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The Troika

Stepan Chapman

Ministry of Whimsy Press

US Trade Paperback

ISBN 1-89064-02-3

256 pages; $14.99

 Reviewed by Rick Kleffel © 2001



Science Fiction


Horrific science fiction is often all too predictable; you get a scientist, a monster, a soldier, a love interest, a few chase scenes and The Final Confrontation. Simple, easy-to-glom-onto characters are introduced in sequence, brought together, and some are eliminated as the conflicts are resolved. End-of-story. Fortunately, that formula doesn't even get you to the beginning of Stepan Chapman's 'The Troika', a return to the grand tradition of ultra-weird, in-your-face, what-the-hell-is-going-on? science fiction. As the novel beings, we meet a jeep, a dinosaur, and an old Mexican woman. They are traveling across the desert. They have been doing so for eternity. And then things get strange.

'The Troika' is a part of that sub-genre of science fiction written in the form of a mystery where the primary question is how our world was transformed into or is connected to the world of the story. Chapman writes in an almost ecstatic, illuminated prose, creating isolated yet inter-connected imaginary landscapes that are startling, bizarre and graphically horrific. To his credit, however, Chapman does establish that connection by the end of the novel. From a world of maritime mutants, to a laundromat transformation, Chapman's imagination burns bright. More importantly, he manages to hallucinate on the pages but keep the plot moving quickly enough to make sure those pages turn at a brisk pace.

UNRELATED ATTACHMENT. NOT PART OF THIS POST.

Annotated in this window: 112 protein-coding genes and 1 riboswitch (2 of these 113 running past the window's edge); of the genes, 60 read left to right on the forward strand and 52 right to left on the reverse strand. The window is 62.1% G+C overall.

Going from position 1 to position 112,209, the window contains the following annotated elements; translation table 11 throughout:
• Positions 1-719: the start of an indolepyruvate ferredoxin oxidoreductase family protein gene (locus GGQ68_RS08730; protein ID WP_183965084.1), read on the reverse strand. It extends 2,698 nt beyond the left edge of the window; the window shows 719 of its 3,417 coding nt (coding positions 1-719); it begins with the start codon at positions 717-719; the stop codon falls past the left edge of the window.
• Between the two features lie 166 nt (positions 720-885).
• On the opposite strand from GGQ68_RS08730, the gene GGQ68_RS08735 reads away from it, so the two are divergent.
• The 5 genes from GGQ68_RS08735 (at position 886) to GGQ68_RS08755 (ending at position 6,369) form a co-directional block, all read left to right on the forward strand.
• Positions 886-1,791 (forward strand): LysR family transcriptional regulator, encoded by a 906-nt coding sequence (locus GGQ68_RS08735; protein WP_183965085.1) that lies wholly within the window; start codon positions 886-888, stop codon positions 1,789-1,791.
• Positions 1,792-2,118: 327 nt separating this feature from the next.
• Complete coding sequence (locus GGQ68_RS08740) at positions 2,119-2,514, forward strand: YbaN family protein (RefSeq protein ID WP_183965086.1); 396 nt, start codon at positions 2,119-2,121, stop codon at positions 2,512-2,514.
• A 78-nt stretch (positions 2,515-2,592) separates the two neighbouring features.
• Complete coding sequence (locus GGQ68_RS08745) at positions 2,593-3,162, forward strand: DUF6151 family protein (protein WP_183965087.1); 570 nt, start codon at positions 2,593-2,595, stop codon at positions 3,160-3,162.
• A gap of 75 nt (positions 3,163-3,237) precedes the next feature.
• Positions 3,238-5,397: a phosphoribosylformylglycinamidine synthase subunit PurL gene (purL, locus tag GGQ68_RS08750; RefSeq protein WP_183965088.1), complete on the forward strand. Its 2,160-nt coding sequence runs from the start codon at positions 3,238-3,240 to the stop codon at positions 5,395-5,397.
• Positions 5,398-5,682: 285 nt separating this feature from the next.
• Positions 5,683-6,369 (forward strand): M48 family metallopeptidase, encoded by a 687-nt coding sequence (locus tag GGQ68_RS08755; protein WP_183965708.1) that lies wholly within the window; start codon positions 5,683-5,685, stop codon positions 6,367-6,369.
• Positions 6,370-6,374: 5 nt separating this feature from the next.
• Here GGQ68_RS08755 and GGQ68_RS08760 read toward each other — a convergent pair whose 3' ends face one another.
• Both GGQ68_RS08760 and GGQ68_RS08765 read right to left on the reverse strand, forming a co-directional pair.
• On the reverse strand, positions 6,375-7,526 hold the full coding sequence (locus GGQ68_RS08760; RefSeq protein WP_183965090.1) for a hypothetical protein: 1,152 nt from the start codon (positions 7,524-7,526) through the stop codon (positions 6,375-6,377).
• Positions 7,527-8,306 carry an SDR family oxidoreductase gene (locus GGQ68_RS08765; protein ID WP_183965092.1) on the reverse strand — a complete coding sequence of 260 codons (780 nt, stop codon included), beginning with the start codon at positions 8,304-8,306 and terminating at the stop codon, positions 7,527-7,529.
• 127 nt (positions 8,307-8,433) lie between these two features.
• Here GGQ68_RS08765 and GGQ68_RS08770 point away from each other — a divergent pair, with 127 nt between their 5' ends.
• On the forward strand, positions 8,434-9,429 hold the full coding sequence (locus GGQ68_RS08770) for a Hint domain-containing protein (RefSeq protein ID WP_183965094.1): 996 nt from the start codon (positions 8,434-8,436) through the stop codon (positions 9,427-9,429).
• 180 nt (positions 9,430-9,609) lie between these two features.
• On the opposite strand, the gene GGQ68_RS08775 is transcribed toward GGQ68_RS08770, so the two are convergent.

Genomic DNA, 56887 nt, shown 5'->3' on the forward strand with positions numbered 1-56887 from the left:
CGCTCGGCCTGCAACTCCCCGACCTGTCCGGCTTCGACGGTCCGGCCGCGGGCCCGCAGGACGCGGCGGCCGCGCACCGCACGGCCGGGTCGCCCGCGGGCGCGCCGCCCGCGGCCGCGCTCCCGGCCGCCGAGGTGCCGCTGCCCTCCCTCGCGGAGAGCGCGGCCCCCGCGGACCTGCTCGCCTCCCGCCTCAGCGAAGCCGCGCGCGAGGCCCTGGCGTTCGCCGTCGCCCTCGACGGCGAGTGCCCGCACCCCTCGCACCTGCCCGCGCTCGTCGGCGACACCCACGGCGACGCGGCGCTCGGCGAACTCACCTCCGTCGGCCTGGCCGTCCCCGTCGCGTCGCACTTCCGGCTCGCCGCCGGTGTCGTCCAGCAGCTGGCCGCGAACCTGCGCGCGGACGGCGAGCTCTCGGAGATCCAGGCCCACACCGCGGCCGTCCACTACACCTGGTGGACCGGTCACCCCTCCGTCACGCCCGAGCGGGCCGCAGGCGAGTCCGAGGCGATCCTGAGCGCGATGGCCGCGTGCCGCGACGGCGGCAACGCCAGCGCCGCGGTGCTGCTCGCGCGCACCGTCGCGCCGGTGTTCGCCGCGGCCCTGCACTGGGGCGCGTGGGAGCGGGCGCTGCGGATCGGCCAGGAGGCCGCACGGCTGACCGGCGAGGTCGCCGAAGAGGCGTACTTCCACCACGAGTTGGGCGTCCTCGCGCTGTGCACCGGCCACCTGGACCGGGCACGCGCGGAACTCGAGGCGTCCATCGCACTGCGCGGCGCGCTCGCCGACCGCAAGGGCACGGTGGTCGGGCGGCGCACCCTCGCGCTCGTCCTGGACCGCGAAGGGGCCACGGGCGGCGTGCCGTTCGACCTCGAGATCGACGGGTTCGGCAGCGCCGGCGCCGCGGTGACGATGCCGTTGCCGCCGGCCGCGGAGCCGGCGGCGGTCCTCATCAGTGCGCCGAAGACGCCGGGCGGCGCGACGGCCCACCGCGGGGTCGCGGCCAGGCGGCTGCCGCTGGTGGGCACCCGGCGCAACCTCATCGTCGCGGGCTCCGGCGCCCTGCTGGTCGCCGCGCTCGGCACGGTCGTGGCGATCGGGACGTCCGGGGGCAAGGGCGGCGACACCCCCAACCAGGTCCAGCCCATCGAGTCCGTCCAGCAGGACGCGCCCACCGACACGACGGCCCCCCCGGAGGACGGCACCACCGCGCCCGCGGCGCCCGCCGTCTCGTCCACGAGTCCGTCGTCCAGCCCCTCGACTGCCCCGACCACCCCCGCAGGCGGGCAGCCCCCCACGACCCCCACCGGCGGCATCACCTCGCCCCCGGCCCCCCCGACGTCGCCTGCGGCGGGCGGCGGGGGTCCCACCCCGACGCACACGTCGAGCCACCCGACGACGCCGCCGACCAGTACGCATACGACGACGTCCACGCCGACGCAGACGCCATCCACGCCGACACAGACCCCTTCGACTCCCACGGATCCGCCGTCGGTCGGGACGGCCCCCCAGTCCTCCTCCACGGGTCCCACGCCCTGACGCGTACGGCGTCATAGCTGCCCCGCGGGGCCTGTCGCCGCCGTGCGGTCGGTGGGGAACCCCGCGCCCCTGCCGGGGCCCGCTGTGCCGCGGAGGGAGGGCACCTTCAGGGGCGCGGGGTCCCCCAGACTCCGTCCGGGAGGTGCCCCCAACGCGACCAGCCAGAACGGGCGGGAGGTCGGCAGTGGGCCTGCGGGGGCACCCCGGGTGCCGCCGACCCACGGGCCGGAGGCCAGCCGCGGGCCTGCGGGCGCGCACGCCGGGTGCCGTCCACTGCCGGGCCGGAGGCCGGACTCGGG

Chapman's concerns echo those of Philip K. Dick and Stanislaw Lem. He writes about the reality of imagination, and manipulates the realities of the characters and what they imagine to be real. In the process, he evokes fear, terror, tedium and wonder in rapid succession, then makes you care about a jeep.

The packaging by Ministry of Whimsy Press is beautiful. The cover painting is a nicely printed Dali-esque cellscape that sets the tone for the novel. The interior drawings are simple but add class to the package. There is no doubt that this is fiction on the edge, and as such, it may actually frighten some readers away. The novel encourages such readers to remain at a distance. But those readers brave enough to make the journey will not forget Chapman's unique creations.